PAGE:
Palm oil from South-East Asia, sugarcane from Brazil and sweet sorghum in China are the most sustainable energy crops at present. Maize from the US and wheat in Europe have a much more negative environmental impact. This conclusion was drawn by the Plant Production Systems chair group, after testing nine energy crops against nine sustainability criteria. The findings will be published soon in Biomass and Bioenergy.
'We only assessed the production ecology of the crops, and not the socio-economic consequences or the impact on biodiversity', explains author Sander de Vries. 'If you have a tract of virgin land for energy production, your best option is to grow oil palms. Sugar cane is very good too.' An advantage of these crops is that their residues produce enough energy to extract the oil and ethanol. In order to process maize into ethanol, the US currently has to use supplementary fossil fuels, as the crop residues are not used to generate energy. It is also important that enough crop residues are left behind in the fields to keep up the level of organic matter in the soils.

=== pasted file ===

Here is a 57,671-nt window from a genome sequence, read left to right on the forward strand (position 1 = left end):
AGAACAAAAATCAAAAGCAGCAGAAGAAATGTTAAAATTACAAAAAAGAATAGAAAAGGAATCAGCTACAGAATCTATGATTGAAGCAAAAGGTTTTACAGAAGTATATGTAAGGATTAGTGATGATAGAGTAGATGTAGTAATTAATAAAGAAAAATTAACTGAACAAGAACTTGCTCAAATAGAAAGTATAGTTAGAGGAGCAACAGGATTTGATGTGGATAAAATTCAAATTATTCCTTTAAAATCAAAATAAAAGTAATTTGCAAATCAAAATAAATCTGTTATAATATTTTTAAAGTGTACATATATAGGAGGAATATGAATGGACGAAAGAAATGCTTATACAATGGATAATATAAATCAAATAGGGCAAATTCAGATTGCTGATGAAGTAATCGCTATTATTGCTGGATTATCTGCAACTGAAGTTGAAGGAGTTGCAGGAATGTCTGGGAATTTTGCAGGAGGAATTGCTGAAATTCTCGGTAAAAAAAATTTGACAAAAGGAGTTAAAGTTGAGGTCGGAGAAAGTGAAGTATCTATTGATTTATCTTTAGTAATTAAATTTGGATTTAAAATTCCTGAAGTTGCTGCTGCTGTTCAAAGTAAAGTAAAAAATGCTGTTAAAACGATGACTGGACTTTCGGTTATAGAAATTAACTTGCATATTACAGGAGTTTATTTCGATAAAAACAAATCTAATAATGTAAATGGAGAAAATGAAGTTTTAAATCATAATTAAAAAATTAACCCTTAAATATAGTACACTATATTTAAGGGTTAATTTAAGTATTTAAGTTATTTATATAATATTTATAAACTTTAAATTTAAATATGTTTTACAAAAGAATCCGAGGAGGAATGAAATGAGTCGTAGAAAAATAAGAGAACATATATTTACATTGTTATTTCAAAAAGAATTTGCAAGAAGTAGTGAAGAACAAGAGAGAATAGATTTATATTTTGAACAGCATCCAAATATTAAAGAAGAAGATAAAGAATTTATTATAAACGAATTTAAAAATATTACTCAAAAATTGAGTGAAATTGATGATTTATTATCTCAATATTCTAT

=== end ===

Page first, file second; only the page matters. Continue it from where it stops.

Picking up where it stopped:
We are now waiting for a second generation of energy crops, in which the cellulose in the crop residues can be turned into ethanol. Then Europe and the US will also be able to produce much more energy per hectare with crops such as elephant grass, says De Vries. Until then, the best bet is to mix energy from certified sustainable sugar cane and oil palms, he says, as these crops get the most energy out of each hectare, and do the least environmental damage per litre of fuel.
De Vries conducted a literature study and compiled an overview of earlier research on the environmental impact of various energy crops. 'My way of comparing and ranking is original, he says. He points to his spider diagrams which show the production ecology scores of the energy crops at a glance.
The article in Biomass and Bioenergy.